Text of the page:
DVD Review: The Looney Tunes Show (Season One, Volume 2)

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Animation purists go nuts whenever a studio revives their cartoon characters. There’s resistance when iconic figures are updated to modern times. Yet most of these characters were constantly altered to match the times during their decades long run as theatrical shorts. The Looney Tunes Show brings back Bugs Bunny and Daffy Duck in a more TV sitcom format. They bring back many of the familiar faces that one ruled Termite Terrace although they’ve changed the attitude on a few of them. The Looney Tunes Show: Season One, Volume 2 has four more episodes of Bugs and Daffy in the 21st Century.

“Monster Talent” turns the red hairy monster Gossamer into the witch’s son. Daffy must coach the creature for a school talent show. Bugs gets tricked into becoming a pitchman for Speedy Gonzales’ frozen pizza. Bugs doesn’t react well to becoming the new Billy Mays. “Reunion” has Daffy scared to death of going to his high school reunion. Why? Because he fears he peaked before graduation. It’s up to Bugs to make him realize he’s done a lot over the years. “Casa de Calma” sends Bugs and Daffy to a resort. The duo nearly go unnoticed since there’s a hot actress on the property. Both have eyes for her, but her bodyguard has a fist for Daffy. The flighty foul goes younger to get her attention. “Devil Dog” lets Bugs mistake the Tasmanian Devil for an overeager dog. He wants to tame the beast so he can win Best in Show. As a bonus, each episode includes a Road Runner and Wile E. Coyote short made in 3-D CGI. There’s quite a bit of depth to the mayhem when the Coyote drops off the desert cliffs.

The Looney Tunes Show does a fine job playing with the classic characters in modern times. The show works best when you don’t think too hard about the history since you’ll ponder too long the witch gave birth to Gossamer. The purists will rage about such changes. The original cartoons aren’t being altered so there’s no harm in changing up the format. The Looney Tunes Show continues the complicated relationship between Bugs and Daffy that always goes weird when they screw up that turn at Albuquerque.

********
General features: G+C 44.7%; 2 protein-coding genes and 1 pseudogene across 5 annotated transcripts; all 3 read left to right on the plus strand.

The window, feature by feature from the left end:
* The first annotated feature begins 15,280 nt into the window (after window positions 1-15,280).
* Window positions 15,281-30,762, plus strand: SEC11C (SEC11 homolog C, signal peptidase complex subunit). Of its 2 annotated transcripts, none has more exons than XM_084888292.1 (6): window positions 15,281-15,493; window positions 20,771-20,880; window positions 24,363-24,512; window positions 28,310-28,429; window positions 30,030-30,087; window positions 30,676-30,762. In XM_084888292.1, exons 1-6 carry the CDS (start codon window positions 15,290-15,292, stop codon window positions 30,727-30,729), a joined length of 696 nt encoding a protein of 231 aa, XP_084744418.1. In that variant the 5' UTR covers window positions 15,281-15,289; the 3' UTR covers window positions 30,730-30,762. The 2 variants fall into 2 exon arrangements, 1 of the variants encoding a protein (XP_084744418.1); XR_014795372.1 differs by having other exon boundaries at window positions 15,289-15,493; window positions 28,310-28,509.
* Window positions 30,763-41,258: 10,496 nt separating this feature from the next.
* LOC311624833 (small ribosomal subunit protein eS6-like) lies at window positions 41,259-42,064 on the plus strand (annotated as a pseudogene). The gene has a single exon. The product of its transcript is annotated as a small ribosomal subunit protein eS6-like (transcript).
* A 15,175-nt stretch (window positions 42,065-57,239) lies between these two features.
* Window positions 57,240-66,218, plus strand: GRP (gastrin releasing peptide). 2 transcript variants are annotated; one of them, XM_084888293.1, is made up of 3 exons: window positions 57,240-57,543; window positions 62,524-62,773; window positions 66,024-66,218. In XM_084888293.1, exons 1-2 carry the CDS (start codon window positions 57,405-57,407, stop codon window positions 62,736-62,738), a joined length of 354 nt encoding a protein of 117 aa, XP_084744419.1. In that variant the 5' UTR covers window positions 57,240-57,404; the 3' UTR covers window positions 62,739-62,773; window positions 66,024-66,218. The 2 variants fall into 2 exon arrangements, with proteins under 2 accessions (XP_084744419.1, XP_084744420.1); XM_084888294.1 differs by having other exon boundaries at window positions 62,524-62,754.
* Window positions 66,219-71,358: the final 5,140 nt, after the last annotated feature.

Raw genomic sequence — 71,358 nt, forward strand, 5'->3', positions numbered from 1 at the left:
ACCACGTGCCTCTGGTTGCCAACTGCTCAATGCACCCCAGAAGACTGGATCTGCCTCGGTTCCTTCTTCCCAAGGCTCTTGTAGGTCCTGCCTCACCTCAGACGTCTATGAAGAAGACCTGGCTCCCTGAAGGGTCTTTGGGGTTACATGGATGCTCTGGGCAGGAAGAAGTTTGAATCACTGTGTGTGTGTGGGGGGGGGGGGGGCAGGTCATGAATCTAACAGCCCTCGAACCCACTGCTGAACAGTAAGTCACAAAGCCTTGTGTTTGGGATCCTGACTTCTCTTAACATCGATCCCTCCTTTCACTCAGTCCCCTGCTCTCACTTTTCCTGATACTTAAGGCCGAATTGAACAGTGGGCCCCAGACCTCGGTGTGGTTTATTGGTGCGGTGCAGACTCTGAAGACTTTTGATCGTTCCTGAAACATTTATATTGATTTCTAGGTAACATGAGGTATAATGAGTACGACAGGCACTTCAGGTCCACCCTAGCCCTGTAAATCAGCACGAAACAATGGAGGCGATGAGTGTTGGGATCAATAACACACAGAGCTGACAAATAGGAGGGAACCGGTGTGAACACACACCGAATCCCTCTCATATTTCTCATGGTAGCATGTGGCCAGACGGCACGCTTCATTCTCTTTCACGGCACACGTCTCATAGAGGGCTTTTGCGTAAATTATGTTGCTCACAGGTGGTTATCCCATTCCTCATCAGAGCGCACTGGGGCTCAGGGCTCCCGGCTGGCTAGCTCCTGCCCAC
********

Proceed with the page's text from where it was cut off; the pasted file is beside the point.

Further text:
The video is 1.78:1 anamorphic. The transfers are clean with a sharpness on the Roadrunner CGI action. The audio is Dolby Digital Surround Stereo. You’ll get the looney nature and the tunes mixed properly. There are dub tracks in Spanish, Portuguese and Thai. The episodes are subtitled in English, French, Spanish, Portuguese and Thai.

There are no bonus features.

The Looney Tunes Show: Season One, Volume 2 lets Bugs Bunny and Daffy Duck take a stab at being sitcom superstars. The duo work well with their daring nature and strange fears. The CGI work on the Road Runner and Wiley Coyote shorts is worth a gander for those who enjoyed what Chuck Jones did to the chase.

Warner Home Video presents The Looney Tunes Show: Season One, Volume 2. Starring: June Foray, Kristen Wiig, Fred Armisen and Jennifer Esposito. Running Time: 98 minutes. Released on DVD: December 6, 2011. Available at Amazon.com.

Joe Corey is the writer and director of "Danger! Health Films" currently streaming on Night Flight and Amazon Prime. He's the author of "The Seven Secrets of Great Walmart People Greeters." This is the last how to get a job book you'll ever need. He was Associate Producer of the documentary "Moving Midway." He's worked as local crew on several reality shows including Candid Camera, American's Most Wanted, Extreme Makeover Home Edition and ESPN's Gaters. He's been featured on The Today Show and CBS's 48 Hours. Dom DeLuise once said, "Joe, you look like an axe murderer." He was in charge of research and programming at the Moving Image Archive.